Sarah Payne, a concerned parent who spoke during the public comment portion of the Akron Public Schools’ Board of Education Monday, said she had pulled both her children from Akron schools because of her daughter being bullied frequently by a fellow student. She showed pictures of her daughter after the last incident in question where her daughter was allegedly knocked to the ground and fell unconscious, suffering a concussion. She said her child’s bully was not disciplined and that his behavior was tolerated by her school’s administration.

“What the teachers are saying about the violence is true,” she said. “All you could do is hide it”

Several members of the board apologized to the parent and said they hadn’t been aware of the incident, but encouraged her to follow up with the administration.

The board during the meeting also reviewed statistics on student discipline as presented by Fowler-Mack. Specifically, these were potentially expulsion-worthy incidents that had been referred to the district’s expulsion review committee, which is staffed by a group of teachers and administrators.

  • The most common infractions for students that were referred to the review committee recently were for assault of a staff member, fighting and causing physical injury. There were 38 instances of assault of a staff member and 49 instances of fighting referred in the first quarter of the 2021-2022 school year, and 38 instances of staff member assault and 35 instances of fighting in the first quarter of 2022-2023.
  • Of the 187 cases referred to the committee in the 2021-2022 school year, no students were expelled; seven were given an alternative punishment to expulsion; 21 were given “alternate placement" (likely meaning in other schools or facilities); seven received alternate interim placement; 77 were returned to school; and 75 were transferred to a different APS school.
  • Those numbers mostly rose in the 2022-2023 school year, with 249 total cases referred to the committee; 40 alternative punishments to expulsion granted; 19 alternative placements; five expulsions; eight interim alternative placements; 112 students returned to school; and 65 students returned to another APS school.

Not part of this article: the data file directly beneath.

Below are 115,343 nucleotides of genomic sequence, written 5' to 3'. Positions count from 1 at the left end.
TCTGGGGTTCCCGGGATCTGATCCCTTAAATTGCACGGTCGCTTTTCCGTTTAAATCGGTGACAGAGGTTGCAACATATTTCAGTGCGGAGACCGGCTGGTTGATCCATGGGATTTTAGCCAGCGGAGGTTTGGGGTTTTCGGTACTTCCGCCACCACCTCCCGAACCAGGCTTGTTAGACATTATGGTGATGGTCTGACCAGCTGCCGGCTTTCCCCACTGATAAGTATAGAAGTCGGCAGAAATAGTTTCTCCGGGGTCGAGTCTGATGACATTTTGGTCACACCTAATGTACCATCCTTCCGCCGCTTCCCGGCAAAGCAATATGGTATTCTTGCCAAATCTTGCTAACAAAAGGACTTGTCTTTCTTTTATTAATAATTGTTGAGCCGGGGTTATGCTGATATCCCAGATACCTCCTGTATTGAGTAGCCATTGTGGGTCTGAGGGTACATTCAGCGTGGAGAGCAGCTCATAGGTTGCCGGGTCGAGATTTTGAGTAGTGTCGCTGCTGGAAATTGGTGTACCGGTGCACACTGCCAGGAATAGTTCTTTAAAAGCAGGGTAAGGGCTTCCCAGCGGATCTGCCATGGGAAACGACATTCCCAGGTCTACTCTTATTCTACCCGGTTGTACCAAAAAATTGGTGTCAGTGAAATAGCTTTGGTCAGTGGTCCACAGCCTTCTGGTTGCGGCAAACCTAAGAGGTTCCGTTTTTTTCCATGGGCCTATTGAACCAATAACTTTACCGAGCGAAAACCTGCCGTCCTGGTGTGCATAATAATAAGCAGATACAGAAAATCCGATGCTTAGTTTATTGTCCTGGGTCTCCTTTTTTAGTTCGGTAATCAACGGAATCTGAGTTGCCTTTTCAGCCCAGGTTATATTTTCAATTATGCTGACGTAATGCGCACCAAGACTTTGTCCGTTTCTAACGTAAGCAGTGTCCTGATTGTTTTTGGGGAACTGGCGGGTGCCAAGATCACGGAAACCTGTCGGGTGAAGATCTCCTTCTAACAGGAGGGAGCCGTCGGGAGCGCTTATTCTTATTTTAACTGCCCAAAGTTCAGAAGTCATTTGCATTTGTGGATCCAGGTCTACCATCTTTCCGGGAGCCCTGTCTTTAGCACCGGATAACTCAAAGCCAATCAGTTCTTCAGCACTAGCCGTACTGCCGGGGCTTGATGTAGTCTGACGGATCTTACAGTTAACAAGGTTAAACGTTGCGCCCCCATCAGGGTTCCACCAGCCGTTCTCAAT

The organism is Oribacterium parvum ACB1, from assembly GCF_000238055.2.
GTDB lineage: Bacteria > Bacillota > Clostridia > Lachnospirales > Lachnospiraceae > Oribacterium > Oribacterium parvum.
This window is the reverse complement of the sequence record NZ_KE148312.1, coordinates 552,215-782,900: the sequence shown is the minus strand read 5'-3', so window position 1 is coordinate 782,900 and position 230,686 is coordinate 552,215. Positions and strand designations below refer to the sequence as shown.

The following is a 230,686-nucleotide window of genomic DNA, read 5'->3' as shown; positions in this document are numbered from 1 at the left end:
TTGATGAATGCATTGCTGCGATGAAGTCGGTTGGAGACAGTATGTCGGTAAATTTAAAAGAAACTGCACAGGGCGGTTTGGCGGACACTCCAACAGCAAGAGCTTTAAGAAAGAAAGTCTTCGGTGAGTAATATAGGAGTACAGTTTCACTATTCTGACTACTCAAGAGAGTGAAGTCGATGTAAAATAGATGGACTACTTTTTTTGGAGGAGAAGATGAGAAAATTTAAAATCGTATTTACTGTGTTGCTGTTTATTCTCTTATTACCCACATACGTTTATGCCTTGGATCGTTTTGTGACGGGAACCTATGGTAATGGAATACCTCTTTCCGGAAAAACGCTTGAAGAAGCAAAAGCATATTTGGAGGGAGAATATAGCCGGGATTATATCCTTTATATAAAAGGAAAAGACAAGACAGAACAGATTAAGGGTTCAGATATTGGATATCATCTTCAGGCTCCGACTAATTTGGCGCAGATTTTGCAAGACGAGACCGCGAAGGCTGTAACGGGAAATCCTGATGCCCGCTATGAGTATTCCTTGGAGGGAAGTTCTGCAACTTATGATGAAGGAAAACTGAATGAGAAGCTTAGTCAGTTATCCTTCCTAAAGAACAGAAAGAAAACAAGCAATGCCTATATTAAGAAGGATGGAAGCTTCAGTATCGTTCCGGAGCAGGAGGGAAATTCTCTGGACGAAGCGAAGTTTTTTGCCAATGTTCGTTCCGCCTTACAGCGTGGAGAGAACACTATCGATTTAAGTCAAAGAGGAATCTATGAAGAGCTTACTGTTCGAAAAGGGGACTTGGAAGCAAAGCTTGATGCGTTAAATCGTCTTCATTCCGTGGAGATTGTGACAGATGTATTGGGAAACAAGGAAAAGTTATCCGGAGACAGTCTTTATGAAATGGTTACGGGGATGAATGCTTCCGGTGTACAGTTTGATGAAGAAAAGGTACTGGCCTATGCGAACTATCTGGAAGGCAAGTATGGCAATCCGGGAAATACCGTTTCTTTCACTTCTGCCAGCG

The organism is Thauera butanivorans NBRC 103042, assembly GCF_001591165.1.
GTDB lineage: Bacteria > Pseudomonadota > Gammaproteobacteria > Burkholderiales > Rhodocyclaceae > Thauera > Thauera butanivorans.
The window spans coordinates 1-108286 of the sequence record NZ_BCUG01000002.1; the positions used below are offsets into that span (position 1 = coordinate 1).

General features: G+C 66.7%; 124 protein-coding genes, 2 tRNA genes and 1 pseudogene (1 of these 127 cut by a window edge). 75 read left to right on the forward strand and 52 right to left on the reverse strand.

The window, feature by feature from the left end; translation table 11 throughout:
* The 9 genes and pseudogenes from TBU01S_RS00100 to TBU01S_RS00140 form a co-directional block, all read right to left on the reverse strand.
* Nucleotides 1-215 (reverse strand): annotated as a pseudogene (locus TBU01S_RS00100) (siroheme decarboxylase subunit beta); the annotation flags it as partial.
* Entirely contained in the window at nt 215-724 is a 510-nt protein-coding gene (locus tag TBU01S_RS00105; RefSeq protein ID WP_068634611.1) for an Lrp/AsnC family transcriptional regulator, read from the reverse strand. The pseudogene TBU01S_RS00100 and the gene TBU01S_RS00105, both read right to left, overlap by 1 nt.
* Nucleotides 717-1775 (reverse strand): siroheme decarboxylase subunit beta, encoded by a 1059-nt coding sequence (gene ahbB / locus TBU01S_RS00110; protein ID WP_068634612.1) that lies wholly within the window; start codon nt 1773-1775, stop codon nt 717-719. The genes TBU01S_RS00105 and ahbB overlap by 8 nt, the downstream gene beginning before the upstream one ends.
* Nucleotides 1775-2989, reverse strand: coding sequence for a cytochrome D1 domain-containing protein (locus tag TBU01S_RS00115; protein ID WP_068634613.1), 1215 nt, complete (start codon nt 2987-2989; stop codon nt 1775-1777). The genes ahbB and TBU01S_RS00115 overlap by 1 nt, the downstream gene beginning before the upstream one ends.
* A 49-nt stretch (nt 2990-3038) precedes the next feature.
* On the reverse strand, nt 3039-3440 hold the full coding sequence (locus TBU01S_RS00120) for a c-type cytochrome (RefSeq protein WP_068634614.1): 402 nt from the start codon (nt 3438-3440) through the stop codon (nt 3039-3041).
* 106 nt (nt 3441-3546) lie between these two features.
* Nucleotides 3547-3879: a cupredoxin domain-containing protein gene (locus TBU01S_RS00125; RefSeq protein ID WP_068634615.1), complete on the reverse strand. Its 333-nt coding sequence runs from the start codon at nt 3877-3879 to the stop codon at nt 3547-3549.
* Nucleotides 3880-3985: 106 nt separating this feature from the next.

• In 2021-2022, 1816 students were granted 5,744 days out-of-school suspension for offense, and 1,840 students were given 6,810 days out-of-school in 2022-2023. The Akron Beacon Journal reported recently that Akron Public Schools suspend students at a higher rate than many other schools in Ohio.

Fowler-Mack noted that these numbers represent only a tiny fraction of all students at APS, slightly less than 1%. She says punishment is doled out “with an eye toward, ‘how do we get the students on track and into a more successful behavioral pattern?’”
Research shows that exclusionary punishment – where students are removed completely from school – can cause lots of negative consequences for students, worsen behavioral issues and criminalize children from a young age.

“We're not shying away from the concerns. We're not diminishing those concerns. We want an environment that is conducive to good teaching and learning, and that starts with everyone feeling safe,” Fowler-Mack said during the meeting.

The pandemic has also worsened behavioral issues in schools, with pandemic-related school closures setting many students back significantly academically and behaviorally.

School Board Chair Akbar N.J. Akbar said during the meeting he would like to see more data on expulsion-worthy student behavior from before the pandemic to get a better idea of how that might have affected the district’s students.

The teachers union and APS school administration are set to meet with a mediator sometime in December to aid negotiations between the two entities.

Conor Morris covers education in Northeast Ohio.